Baruth said his committee is still working out the formula for how much funding school districts would receive under the new plan, and a precise timeline for implementation.
Education Finance Changes
The House has also approved of a new way to pay for schools that shifts some of the cost away from the property tax by adding an income tax surcharge.
It also takes some expenses out of the Education Fund that aren’t related to K-12 spending, gets rid of a general fund transfer of millions of dollars and dedicates the sales tax to education. The dedicated revenue stream and additional income tax is expected to stabilize revenue sources, according to Johnson.
There is also pressure to control spending because towns will pay a higher tax for spending above a base amount. The new language would have “every single school pay 1.6 cents instead of 1 cent for every $100 dollars spent over the base amount — it is intrinsic cost containment all throughout the system,” Johnson said.
The bill is now in Senate Finance, where it is being further vetted. Ashe said there wasn’t a large body of research behind it and the Senate wants to look into how it would impact different groups of taxpayers before giving it a stamp of approval.
The Administration doesn’t like the plan because it keeps an income sensitivity program and creates a new tax with the income surcharge. Scott says the new plan doesn’t reconnect voters to their tax rate or simplify the formula.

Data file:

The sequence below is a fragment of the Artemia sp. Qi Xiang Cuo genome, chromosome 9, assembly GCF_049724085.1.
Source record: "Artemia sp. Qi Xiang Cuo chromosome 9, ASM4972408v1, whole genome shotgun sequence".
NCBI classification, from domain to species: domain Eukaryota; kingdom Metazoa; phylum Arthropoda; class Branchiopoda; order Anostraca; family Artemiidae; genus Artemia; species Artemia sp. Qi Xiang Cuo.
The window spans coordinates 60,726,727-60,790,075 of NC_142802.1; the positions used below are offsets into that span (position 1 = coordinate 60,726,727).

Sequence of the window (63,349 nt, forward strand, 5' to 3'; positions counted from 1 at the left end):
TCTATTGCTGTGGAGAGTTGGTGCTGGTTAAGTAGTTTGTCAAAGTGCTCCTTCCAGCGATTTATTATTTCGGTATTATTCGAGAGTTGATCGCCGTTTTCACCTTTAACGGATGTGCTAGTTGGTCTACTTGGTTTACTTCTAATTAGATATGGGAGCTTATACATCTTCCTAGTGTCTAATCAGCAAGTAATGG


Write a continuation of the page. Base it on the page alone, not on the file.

Since Act 60 came into force, moving education spending to a statewide system, the governor and the Legislature have been in the line of fire for spending increases that lead to tax hikes, according to Greshin.
“Prior to Act 60 that didn’t matter because people made the connection between their vote at town meeting and their tax rate. After Act 60 mixed it up and spun it around and now voters don’t make that connection anymore and they blame the state,” he said.
Still, Greshen said the administration is open to working with the Legislature on the changes, as long as there is also movement on the governor’s cost containment priorities.
“Scott is happy to work with the legislature on school funding formula changes but that is not our focus,” Greshin said.
He said a statewide teacher healthcare contract would be a good place to start, though admitted it would only “help in a limited fashion in fiscal ’19.”
Both Ashe and Johnson acknowledged Scott provided lawmakers with a list of cost containment options earlier in the session, but they say he hasn’t followed up with anything that amounts to a proposal or plan.
“The governor has had three months to come to the table with fleshed out ideas on how to make it happen and we haven’t seen any. If he is serious about it then we need some details,” Johnson said.
Greshin said Scott will not dip into already passed school budgets in order to achieve his pledge not to raise taxes. And while Scott is prepared to veto anything that will increase taxes, Greshin said “I think we can work something out before that.”
“I would love to not have a veto session,” Ashe said. “I don’t know if that is possible. In order for that to happen the goal on both sides would have to be not to have a veto. I know that is our objective and I hope it is theirs too.”